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Columbus: The Great Adventure

| 27.12.02
Columbus: The Great Adventure, by Paolo Emilio Taviani

Taviani paints a complex yet sometimes contradictory image of Christopher Columbus. Unlike other scholars who portray Columbus as a medieval stereotype hearkening the modern age, Taviani gives us the dual image of Columbus the Renaissance man, and Columbus the medieval man. Through this use of the Italian Renaissance Taviani attempts to claim Columbus as a great Italian navigator, even though Columbus was Genoan and Italy as a nation did not exist during Columbus’ time. Thus this historical work, while detailed, has nationalistic underpinnings.

Taviani supposes that Columbus had a “grand design” of discovery. Because Columbus, as an expert navigator, had empirical knowledge of the Atlantic trade winds before his first voyage to the new world, he deliberately chose the south west route on the outbound voyage, and the north east route back to Spain. Taviani cites trips to made to Iceland as a youth as the source of Columbus’ knowledge of the proper routes. (41) Yet while one would think that Columbus would also have heard rumors of the New World in Iceland, Taviani holds firmly to the notion that Columbus believed he was sailing towards Asia, even after he arrived at his destination and began to see negative evidence with his own eyes. Naked natives, no iron working technology, no cities, no “Grand Khan”-- nothing Marco Polo outlined in his account of the Orient. “Why? Because the Discoverer was obstinate and ruled by ambition and pride.” (108)

This is the crux of Taviani’s Columbus. A modern man on the one hand, who used the Old Testament, the classical texts, his own observations as a navigator and the writings of Toscanelli to buttress his argument for making his voyages to the scholars of the royal courts of Europe (66) while on the other hand Columbus “was the man who would open the door to the third age, that of the Holy Spirit, prophesied by Joachim of Floris.” (256) Taviani states it best when he characterizes Columbus’ motivations as “ambition, pride, scientific curiosity, a spirit of adventure, a fascination with the unknown, and a mystical feeling of being chosen for a divinely inspired mission.” (128)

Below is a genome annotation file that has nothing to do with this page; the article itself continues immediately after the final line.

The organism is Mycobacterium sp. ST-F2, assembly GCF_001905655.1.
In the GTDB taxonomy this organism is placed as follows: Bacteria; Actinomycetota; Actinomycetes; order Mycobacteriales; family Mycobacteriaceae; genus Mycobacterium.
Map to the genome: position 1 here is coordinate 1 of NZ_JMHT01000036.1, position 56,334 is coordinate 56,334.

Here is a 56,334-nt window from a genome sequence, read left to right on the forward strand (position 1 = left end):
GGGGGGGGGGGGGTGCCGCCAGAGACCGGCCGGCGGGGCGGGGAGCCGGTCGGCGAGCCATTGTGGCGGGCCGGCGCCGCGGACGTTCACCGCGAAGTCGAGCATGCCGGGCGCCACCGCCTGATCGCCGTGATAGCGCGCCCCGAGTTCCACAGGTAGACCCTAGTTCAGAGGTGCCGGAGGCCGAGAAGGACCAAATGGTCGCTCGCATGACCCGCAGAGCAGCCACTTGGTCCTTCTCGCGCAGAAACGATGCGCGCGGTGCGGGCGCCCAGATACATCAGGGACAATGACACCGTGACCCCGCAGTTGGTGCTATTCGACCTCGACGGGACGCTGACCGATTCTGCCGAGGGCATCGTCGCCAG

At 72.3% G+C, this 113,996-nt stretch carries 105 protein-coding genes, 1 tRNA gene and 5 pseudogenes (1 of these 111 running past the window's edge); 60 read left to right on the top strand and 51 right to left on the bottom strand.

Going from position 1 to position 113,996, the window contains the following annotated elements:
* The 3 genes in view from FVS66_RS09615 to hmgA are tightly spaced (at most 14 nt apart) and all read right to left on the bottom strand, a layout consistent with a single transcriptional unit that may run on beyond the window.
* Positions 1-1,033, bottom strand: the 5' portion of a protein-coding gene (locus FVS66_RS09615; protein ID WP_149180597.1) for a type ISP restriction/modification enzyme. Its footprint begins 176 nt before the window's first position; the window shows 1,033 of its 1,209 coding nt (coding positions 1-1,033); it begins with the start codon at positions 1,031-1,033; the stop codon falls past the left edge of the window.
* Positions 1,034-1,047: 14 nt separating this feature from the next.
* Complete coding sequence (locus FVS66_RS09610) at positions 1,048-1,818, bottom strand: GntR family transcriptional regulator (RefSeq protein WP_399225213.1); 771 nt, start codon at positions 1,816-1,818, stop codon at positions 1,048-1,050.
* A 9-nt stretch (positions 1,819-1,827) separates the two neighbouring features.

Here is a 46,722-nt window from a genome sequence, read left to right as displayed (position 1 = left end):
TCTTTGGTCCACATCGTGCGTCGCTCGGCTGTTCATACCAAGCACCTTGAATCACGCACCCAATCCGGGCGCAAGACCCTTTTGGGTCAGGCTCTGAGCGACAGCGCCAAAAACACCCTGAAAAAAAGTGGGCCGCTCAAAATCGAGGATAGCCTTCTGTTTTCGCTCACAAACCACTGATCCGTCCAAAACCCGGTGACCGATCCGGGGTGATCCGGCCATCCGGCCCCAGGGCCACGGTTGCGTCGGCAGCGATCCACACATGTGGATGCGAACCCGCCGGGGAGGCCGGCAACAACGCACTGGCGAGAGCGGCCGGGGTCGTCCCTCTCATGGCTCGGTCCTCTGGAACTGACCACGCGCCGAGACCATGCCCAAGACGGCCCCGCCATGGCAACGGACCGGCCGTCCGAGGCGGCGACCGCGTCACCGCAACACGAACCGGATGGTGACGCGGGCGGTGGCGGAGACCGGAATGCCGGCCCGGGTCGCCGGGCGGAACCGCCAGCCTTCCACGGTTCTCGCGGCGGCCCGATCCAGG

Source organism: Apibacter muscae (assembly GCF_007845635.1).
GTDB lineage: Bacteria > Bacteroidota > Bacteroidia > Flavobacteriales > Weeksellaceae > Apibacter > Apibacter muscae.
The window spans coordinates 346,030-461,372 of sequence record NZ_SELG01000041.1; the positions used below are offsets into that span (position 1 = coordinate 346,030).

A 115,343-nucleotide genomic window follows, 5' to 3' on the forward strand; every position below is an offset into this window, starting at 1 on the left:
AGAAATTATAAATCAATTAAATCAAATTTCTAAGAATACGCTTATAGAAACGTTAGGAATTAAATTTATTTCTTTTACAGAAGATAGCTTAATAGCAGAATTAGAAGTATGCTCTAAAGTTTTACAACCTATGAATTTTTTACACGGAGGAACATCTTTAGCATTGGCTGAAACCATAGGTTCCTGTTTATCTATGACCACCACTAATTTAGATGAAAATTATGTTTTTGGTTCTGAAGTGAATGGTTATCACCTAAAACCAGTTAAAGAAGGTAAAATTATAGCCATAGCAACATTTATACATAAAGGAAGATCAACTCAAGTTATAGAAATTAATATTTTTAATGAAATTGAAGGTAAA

Taviani’s book also attempts to give the reader a background into the cultures that Columbus encountered on his first voyage. Drawing upon archeological data he portrays the tainos as having a stratified matrilineal society based upon three classes --nobles, commoners, and slaves. The chiefs (caciques) held the power of life or death over their subjects. (121) Like the diario, he differentiates between the gentler tainos and the caribs, who, according to records made by Dr. Chanca and Michele de Cuneo on Columbus’ voyages, consumed human flesh. (147) Taviani uses the existence of at least two separate indigenous cultures to help justify the difference in treatment Columbus gives to the Indians from the first to the second and subsequent voyages.

On the whole, Taviani is generally sympathetic in his interpretation of Columbus. Columbus is a great navigator, a daring adventurer, and issues such as his enslavement of the Indians and his mismanagement of the colony at La Isabella are conveniently consigned to “the times” or politics. On the slavery issue, Taviani says “Columbus lived in his own time, was a man of this own time, thinking like the leaders --and others-- of his time, not like the saints.” (103) On Columbus’ leadership at La Isabella, the author states that “. . .anything he did to defend the Indians and punish the Spanish would be interpreted by the Spanish in Nationalistic terms.” (176)

Yet Taviani needs Columbus to be a forward thinker in order to tie him in with Italian nationalism. “Without the Italian Renaissance there would have been no modern age. Christopher Columbus symbolizes the creative genius of Italy shaping the beginning of the modern age.” (263) Taviani is correct in portraying Columbus as a complex historical figure, operating from many different and sometimes contradictory motivations. However, by claiming Columbus as the first Italian, Taviani weakens the rest of his argument considerably.

PUBLISHER: New York, Orion Books, 1991

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